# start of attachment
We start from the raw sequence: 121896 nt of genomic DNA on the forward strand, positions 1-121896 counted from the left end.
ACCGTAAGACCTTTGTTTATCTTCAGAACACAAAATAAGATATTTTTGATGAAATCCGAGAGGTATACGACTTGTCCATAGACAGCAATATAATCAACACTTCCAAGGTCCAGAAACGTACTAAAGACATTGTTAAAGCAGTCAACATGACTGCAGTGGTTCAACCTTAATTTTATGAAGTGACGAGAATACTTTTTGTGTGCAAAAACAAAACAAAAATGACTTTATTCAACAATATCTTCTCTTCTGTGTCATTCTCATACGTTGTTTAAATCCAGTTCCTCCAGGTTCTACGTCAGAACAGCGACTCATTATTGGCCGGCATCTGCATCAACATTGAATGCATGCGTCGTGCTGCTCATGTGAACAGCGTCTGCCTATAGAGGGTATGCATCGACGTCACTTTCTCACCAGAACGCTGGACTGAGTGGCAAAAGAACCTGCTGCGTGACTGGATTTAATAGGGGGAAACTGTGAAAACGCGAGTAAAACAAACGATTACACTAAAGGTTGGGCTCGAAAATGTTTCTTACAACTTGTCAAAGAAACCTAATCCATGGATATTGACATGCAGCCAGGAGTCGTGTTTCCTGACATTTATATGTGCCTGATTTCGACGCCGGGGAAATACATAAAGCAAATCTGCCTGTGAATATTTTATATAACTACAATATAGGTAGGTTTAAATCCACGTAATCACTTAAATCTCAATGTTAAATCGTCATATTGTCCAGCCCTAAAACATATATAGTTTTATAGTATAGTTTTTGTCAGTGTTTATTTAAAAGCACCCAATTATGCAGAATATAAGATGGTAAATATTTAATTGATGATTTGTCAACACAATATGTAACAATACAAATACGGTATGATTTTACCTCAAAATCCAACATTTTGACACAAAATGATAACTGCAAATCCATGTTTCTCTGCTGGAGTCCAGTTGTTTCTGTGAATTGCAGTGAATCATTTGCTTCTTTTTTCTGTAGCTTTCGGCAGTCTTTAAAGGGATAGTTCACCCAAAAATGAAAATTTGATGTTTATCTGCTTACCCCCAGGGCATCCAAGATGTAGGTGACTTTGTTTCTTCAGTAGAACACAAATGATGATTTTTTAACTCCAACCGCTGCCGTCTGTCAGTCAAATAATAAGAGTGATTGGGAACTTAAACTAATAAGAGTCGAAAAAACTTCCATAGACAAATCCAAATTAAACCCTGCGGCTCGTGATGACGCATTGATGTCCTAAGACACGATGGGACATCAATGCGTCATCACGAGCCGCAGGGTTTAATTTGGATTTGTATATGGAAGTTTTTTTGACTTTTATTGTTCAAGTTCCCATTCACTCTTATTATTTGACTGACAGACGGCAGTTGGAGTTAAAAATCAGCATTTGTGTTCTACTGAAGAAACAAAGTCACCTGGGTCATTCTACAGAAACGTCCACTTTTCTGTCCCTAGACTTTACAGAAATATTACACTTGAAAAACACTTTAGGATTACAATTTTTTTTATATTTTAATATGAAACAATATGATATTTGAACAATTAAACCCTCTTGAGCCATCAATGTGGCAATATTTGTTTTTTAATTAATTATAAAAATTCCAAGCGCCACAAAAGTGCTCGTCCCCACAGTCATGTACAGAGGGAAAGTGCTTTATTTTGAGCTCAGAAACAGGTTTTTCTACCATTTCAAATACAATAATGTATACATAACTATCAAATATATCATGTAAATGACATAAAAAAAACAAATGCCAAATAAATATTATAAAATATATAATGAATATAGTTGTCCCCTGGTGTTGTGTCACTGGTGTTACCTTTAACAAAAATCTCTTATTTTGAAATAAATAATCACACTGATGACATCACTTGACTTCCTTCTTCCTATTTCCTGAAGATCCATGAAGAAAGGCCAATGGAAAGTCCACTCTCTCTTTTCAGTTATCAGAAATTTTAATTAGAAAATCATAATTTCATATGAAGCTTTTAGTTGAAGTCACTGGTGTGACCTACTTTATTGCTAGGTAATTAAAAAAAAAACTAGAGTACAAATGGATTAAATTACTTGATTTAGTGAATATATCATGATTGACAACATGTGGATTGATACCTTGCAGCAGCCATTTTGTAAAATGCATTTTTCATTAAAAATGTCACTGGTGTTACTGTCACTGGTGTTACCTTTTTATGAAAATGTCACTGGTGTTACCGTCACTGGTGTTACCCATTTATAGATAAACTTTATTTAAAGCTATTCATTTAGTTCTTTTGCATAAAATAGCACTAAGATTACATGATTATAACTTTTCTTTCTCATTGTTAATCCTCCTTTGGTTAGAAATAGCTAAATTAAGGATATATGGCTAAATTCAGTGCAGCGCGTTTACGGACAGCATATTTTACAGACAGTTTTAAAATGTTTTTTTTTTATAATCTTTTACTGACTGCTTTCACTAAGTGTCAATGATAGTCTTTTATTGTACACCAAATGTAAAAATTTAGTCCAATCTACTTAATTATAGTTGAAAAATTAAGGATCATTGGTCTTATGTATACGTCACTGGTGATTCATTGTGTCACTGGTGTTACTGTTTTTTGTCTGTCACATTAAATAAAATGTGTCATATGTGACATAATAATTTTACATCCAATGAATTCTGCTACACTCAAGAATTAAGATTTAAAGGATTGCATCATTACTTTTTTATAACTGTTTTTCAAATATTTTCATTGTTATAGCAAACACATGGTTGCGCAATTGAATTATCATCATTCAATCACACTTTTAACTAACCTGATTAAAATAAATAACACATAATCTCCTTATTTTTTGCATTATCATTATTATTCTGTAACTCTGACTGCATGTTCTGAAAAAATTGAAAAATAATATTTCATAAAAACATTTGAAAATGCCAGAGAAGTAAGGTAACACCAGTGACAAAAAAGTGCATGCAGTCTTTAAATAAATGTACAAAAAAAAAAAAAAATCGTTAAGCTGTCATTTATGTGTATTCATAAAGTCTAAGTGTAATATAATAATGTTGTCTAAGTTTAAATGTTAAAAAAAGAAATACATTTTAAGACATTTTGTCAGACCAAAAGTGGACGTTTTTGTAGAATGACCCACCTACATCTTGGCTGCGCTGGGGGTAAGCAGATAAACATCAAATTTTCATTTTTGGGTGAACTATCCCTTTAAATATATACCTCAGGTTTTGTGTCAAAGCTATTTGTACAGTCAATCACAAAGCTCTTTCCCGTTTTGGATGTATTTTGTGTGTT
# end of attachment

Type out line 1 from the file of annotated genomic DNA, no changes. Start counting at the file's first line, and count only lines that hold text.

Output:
We start from the raw sequence: 121896 nt of genomic DNA on the forward strand, positions 1-121896 counted from the left end.